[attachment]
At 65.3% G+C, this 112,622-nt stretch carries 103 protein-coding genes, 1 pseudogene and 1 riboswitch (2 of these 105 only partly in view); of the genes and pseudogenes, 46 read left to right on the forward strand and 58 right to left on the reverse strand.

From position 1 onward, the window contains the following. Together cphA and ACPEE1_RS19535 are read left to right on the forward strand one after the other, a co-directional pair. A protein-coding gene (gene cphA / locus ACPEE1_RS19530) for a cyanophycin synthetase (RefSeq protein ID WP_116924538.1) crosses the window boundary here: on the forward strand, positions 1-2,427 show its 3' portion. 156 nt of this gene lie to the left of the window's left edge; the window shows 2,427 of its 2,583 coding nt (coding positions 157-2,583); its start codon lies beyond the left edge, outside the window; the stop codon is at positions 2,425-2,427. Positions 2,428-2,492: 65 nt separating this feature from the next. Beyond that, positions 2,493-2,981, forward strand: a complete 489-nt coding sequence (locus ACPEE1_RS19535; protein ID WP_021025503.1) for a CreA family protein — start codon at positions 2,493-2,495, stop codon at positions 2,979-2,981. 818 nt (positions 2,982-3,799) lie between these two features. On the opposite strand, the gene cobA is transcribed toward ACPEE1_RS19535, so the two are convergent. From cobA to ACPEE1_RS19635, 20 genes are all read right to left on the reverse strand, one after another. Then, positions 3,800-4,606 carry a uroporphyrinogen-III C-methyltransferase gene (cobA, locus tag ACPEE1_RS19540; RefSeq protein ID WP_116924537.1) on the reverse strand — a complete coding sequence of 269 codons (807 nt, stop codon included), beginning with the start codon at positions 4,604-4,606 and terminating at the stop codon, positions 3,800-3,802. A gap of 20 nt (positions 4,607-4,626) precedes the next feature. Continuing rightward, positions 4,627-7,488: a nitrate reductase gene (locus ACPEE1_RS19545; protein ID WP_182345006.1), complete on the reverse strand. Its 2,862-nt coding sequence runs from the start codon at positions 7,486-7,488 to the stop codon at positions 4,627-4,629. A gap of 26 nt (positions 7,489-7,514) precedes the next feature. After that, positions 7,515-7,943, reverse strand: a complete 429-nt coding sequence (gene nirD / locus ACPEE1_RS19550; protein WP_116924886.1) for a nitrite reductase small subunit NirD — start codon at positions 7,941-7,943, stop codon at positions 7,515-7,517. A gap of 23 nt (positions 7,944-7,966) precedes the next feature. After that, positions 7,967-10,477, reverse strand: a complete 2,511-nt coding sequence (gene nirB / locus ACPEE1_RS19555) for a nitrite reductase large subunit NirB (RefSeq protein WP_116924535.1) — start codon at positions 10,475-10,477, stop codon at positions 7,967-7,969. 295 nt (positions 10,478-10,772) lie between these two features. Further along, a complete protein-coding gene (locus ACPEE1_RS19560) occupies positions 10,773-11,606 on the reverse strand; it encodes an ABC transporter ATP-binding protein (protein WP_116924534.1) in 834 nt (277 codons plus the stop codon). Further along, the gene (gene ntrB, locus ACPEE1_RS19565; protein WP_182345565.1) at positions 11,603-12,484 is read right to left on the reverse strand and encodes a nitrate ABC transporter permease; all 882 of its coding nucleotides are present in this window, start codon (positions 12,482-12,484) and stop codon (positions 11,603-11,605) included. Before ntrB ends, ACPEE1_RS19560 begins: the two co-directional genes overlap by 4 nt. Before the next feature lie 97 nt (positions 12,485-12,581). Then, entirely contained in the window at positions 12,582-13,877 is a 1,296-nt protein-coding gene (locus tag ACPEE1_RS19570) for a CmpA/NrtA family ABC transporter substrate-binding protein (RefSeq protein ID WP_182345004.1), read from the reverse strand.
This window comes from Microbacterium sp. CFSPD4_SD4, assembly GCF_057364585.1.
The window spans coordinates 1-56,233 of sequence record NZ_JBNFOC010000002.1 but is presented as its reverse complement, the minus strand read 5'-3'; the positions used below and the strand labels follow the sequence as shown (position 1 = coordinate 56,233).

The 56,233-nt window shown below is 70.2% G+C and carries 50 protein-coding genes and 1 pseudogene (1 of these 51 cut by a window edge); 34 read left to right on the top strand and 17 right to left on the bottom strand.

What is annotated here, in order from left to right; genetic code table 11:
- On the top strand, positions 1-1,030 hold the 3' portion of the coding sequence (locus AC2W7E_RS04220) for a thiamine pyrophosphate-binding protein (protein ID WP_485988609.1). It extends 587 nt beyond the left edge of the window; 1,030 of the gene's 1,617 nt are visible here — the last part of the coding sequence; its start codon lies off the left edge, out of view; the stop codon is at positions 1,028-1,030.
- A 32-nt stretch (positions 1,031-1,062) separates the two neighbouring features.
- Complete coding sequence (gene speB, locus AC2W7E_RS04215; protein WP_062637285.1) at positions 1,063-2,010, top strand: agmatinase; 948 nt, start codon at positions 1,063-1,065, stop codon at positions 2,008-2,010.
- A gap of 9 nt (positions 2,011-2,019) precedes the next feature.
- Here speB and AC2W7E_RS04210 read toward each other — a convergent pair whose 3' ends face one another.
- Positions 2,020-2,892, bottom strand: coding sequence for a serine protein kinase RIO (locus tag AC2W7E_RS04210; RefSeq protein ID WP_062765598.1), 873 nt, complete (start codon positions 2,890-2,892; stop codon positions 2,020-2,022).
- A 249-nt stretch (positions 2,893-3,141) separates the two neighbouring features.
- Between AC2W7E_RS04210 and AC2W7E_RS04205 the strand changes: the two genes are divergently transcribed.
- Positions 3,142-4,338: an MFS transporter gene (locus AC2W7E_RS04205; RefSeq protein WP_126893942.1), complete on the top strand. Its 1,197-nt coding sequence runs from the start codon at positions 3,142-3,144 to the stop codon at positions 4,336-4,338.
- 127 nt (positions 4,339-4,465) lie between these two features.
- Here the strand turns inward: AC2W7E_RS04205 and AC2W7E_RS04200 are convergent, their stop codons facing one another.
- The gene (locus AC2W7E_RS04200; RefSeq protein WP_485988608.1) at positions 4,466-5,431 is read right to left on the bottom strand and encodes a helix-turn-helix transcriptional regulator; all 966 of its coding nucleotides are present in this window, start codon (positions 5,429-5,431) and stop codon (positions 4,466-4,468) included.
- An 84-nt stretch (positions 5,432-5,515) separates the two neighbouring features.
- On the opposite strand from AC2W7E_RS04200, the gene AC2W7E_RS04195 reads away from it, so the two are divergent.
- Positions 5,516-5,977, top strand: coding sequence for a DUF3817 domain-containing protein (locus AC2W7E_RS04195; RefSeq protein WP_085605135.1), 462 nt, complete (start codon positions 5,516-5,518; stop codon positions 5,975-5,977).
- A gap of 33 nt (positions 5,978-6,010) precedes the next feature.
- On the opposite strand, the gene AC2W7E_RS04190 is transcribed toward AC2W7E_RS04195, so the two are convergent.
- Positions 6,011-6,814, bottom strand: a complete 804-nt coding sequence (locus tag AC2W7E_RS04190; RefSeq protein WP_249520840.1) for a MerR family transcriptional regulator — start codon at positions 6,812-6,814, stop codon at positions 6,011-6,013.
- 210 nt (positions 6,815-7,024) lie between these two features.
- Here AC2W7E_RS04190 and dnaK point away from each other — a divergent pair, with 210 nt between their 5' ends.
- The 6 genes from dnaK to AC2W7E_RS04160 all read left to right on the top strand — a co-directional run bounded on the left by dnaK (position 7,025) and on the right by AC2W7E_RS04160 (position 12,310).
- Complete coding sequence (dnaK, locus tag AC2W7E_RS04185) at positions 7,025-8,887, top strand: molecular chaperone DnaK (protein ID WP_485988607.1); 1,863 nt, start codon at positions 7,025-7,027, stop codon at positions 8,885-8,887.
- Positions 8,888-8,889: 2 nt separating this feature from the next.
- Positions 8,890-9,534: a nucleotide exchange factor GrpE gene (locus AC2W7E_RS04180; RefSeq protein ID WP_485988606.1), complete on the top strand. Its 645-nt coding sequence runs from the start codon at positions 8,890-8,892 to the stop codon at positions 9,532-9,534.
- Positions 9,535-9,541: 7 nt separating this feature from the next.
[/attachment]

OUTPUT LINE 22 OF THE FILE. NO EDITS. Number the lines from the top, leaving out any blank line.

- A gap of 33 nt (positions 5,978-6,010) precedes the next feature.